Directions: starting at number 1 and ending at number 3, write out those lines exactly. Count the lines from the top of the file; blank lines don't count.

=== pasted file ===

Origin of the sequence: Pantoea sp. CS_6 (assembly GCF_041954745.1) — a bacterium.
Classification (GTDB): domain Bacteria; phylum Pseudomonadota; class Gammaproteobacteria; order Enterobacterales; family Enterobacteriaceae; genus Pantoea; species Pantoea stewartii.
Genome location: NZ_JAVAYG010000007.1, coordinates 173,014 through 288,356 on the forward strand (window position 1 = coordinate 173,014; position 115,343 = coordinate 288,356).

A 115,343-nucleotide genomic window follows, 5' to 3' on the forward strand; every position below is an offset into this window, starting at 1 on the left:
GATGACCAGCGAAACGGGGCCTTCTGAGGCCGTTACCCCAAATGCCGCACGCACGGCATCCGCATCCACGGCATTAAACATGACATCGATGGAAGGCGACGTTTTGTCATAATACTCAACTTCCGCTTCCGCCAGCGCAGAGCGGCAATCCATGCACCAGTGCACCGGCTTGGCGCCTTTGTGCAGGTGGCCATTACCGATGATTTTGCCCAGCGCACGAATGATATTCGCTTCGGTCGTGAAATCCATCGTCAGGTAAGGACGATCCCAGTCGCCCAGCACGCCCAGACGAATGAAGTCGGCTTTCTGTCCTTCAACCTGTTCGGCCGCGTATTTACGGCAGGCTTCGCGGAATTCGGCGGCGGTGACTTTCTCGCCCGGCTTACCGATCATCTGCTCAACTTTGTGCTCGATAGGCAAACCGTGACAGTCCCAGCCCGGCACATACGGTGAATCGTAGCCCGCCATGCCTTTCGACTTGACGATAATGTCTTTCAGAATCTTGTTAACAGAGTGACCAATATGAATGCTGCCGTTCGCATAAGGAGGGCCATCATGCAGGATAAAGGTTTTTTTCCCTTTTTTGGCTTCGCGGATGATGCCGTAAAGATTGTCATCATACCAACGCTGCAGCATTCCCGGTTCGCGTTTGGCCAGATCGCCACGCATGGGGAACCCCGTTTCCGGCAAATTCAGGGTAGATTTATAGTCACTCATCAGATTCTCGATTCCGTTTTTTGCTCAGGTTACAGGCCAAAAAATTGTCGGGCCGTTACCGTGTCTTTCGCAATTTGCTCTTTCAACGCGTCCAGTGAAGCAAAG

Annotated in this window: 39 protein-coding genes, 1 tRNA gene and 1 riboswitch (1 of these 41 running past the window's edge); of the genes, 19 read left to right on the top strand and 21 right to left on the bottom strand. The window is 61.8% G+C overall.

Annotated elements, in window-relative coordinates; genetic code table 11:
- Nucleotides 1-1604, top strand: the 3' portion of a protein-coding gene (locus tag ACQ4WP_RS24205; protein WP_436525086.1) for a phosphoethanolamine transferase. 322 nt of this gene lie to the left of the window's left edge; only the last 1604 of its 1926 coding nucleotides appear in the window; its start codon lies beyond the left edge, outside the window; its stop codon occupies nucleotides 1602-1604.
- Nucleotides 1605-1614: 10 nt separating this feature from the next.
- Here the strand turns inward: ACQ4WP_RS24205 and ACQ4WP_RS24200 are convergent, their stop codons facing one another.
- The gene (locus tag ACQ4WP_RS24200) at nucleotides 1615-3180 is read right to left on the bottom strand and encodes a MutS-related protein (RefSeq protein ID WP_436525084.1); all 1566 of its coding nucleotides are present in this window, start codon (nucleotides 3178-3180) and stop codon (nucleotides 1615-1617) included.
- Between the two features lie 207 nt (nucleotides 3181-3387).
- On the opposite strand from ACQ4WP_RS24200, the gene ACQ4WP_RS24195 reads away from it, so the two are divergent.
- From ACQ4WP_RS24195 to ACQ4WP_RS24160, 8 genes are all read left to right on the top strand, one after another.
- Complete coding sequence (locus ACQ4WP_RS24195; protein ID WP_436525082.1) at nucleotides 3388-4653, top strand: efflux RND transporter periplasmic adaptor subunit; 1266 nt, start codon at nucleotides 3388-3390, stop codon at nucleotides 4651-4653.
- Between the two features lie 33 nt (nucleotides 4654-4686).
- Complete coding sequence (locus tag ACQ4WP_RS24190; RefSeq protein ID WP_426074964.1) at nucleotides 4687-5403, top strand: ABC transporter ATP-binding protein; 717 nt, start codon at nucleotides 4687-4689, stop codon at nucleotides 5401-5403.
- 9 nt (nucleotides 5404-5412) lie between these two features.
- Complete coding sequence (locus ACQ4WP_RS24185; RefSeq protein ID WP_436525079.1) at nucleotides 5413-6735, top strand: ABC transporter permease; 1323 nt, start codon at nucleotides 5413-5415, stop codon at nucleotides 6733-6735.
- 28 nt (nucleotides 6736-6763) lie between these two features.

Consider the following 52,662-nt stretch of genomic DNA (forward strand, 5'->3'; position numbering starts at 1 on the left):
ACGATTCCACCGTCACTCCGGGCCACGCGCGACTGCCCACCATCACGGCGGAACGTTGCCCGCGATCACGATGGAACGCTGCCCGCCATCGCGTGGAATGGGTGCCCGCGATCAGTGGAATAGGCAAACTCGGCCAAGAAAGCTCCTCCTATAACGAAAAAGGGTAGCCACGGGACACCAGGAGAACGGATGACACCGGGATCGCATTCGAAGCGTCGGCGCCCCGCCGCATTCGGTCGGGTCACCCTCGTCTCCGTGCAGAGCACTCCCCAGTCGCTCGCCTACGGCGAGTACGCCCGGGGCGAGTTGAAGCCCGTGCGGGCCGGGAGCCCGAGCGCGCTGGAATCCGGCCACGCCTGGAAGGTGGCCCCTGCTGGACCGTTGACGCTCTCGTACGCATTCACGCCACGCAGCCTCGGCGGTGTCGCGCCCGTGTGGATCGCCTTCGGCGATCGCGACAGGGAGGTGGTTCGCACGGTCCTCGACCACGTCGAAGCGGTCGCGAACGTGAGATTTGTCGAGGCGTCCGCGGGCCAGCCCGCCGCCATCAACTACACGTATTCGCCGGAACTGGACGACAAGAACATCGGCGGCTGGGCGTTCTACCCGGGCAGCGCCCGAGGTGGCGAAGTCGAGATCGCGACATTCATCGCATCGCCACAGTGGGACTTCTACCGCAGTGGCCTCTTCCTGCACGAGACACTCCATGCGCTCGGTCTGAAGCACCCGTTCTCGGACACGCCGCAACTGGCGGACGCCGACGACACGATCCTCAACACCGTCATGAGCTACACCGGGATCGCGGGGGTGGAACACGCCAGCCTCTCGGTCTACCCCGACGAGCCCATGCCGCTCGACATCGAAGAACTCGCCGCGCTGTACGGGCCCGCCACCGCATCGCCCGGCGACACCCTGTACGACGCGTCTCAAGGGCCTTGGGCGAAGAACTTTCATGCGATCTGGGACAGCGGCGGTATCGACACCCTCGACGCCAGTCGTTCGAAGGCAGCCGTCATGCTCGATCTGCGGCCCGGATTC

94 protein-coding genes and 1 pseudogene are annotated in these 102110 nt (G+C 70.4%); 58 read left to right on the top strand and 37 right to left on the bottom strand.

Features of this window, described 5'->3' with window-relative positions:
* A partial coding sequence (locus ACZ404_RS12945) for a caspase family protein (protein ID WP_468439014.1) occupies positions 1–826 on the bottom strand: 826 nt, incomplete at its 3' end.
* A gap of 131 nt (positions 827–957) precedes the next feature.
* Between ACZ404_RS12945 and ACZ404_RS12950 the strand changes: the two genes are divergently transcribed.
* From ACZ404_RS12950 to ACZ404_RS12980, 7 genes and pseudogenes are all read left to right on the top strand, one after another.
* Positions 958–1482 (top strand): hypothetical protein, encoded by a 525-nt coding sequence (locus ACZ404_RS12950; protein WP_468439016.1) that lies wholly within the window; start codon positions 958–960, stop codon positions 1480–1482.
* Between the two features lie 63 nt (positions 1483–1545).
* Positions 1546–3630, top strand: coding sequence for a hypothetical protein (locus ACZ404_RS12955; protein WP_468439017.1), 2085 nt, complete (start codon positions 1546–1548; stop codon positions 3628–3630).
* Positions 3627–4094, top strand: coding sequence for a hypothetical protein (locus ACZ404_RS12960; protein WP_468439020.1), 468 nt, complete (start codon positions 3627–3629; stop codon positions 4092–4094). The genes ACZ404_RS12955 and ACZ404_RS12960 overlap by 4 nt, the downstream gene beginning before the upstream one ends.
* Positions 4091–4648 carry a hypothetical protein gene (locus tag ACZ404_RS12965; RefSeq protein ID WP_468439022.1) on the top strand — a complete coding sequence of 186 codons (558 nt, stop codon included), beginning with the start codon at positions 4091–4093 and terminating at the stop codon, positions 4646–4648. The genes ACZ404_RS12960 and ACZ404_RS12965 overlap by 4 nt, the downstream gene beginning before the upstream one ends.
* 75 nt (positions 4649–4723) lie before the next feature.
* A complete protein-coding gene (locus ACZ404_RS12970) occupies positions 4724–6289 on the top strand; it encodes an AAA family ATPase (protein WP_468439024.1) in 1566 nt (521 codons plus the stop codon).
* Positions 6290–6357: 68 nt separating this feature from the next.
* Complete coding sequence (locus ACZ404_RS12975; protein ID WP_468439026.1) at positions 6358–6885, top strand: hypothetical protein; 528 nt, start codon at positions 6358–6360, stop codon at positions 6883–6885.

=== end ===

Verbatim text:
Origin of the sequence: Pantoea sp. CS_6 (assembly GCF_041954745.1) — a bacterium.
Classification (GTDB): domain Bacteria; phylum Pseudomonadota; class Gammaproteobacteria; order Enterobacterales; family Enterobacteriaceae; genus Pantoea; species Pantoea stewartii.
Genome location: NZ_JAVAYG010000007.1, coordinates 173,014 through 288,356 on the forward strand (window position 1 = coordinate 173,014; position 115,343 = coordinate 288,356).